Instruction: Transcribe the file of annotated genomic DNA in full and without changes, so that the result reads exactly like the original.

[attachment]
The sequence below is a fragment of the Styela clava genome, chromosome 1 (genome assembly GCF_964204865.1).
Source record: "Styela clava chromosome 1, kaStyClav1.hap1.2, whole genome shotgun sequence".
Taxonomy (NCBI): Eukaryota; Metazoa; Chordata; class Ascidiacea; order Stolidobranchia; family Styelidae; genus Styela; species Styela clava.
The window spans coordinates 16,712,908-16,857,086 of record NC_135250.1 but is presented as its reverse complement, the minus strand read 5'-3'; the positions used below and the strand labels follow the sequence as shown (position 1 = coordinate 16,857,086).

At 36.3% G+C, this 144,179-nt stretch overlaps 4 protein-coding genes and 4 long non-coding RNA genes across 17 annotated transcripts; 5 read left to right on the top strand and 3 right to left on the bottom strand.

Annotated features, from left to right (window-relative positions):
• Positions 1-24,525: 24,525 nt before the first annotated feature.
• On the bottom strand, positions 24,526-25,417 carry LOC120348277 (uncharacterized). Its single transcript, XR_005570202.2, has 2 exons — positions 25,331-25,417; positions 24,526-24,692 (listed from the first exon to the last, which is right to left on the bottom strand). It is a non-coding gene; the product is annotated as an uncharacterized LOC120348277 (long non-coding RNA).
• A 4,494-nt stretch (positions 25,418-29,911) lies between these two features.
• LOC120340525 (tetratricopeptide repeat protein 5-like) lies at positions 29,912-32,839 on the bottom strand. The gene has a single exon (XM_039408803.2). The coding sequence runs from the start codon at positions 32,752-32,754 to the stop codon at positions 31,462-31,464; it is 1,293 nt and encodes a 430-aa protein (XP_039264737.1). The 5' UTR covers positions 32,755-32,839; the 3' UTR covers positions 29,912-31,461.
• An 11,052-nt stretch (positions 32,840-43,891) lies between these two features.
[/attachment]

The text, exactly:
The sequence below is a fragment of the Styela clava genome, chromosome 1 (genome assembly GCF_964204865.1).
Source record: "Styela clava chromosome 1, kaStyClav1.hap1.2, whole genome shotgun sequence".
Taxonomy (NCBI): Eukaryota; Metazoa; Chordata; class Ascidiacea; order Stolidobranchia; family Styelidae; genus Styela; species Styela clava.
The window spans coordinates 16,712,908-16,857,086 of record NC_135250.1 but is presented as its reverse complement, the minus strand read 5'-3'; the positions used below and the strand labels follow the sequence as shown (position 1 = coordinate 16,857,086).

At 36.3% G+C, this 144,179-nt stretch overlaps 4 protein-coding genes and 4 long non-coding RNA genes across 17 annotated transcripts; 5 read left to right on the top strand and 3 right to left on the bottom strand.

Annotated features, from left to right (window-relative positions):
• Positions 1-24,525: 24,525 nt before the first annotated feature.
• On the bottom strand, positions 24,526-25,417 carry LOC120348277 (uncharacterized). Its single transcript, XR_005570202.2, has 2 exons — positions 25,331-25,417; positions 24,526-24,692 (listed from the first exon to the last, which is right to left on the bottom strand). It is a non-coding gene; the product is annotated as an uncharacterized LOC120348277 (long non-coding RNA).
• A 4,494-nt stretch (positions 25,418-29,911) lies between these two features.
• LOC120340525 (tetratricopeptide repeat protein 5-like) lies at positions 29,912-32,839 on the bottom strand. The gene has a single exon (XM_039408803.2). The coding sequence runs from the start codon at positions 32,752-32,754 to the stop codon at positions 31,462-31,464; it is 1,293 nt and encodes a 430-aa protein (XP_039264737.1). The 5' UTR covers positions 32,755-32,839; the 3' UTR covers positions 29,912-31,461.
• An 11,052-nt stretch (positions 32,840-43,891) lies between these two features.